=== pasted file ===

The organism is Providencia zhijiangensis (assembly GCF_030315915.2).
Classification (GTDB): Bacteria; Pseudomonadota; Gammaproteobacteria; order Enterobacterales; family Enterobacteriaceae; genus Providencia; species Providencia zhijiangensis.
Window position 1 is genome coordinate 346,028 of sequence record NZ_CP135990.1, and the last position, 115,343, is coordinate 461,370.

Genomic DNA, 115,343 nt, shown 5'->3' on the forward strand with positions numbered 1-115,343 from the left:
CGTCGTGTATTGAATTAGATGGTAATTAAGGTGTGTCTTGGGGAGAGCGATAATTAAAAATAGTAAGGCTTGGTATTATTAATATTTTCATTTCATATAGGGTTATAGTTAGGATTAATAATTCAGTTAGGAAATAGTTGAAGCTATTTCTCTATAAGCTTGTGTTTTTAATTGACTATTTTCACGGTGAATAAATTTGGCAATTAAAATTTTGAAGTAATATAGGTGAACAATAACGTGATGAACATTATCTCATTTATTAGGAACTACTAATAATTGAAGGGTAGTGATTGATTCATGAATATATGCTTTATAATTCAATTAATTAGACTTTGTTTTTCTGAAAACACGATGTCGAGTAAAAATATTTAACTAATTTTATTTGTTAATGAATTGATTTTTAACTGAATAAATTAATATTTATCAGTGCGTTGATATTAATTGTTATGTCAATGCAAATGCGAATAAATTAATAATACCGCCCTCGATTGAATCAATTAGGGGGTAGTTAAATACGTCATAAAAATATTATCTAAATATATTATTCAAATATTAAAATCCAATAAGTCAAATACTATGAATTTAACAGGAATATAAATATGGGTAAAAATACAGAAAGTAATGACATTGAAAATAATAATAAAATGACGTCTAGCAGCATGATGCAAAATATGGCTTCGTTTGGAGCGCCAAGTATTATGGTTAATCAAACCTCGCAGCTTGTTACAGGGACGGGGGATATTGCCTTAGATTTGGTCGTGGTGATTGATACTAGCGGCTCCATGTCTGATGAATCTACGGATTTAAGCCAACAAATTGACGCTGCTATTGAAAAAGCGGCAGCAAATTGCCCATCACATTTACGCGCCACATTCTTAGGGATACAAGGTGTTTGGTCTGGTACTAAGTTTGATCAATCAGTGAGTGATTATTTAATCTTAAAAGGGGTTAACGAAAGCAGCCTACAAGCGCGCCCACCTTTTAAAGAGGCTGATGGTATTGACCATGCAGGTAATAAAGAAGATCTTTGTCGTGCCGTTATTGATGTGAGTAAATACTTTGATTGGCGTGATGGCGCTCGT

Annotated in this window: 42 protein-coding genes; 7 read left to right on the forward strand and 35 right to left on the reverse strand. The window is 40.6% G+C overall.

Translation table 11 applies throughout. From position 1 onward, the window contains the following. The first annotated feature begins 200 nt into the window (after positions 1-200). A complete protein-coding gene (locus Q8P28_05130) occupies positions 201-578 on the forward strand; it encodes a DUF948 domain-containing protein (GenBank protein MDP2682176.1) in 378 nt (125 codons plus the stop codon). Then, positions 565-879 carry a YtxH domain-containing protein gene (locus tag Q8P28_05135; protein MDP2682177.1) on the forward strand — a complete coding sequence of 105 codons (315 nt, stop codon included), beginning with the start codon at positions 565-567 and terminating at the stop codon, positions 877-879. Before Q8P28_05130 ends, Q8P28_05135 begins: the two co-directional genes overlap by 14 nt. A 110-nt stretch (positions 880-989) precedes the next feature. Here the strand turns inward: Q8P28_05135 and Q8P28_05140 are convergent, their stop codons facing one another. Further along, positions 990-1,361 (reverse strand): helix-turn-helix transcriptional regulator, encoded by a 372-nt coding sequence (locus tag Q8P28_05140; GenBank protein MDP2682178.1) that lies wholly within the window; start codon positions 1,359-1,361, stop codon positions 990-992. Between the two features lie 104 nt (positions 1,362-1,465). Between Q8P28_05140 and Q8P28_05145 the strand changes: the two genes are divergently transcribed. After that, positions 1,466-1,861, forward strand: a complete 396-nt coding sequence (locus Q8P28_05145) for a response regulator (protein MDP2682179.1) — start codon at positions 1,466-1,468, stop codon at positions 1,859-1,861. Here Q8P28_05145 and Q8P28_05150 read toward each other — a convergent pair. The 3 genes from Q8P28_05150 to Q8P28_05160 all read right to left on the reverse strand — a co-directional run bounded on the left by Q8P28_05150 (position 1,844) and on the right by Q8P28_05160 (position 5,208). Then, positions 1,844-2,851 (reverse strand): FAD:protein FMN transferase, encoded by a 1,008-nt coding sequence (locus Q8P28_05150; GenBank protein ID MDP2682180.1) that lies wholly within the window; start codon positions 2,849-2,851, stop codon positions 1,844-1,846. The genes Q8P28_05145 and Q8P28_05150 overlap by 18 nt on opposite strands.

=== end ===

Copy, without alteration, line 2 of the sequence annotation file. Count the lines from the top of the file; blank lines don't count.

Classification (GTDB): Bacteria; Pseudomonadota; Gammaproteobacteria; order Enterobacterales; family Enterobacteriaceae; genus Providencia; species Providencia zhijiangensis.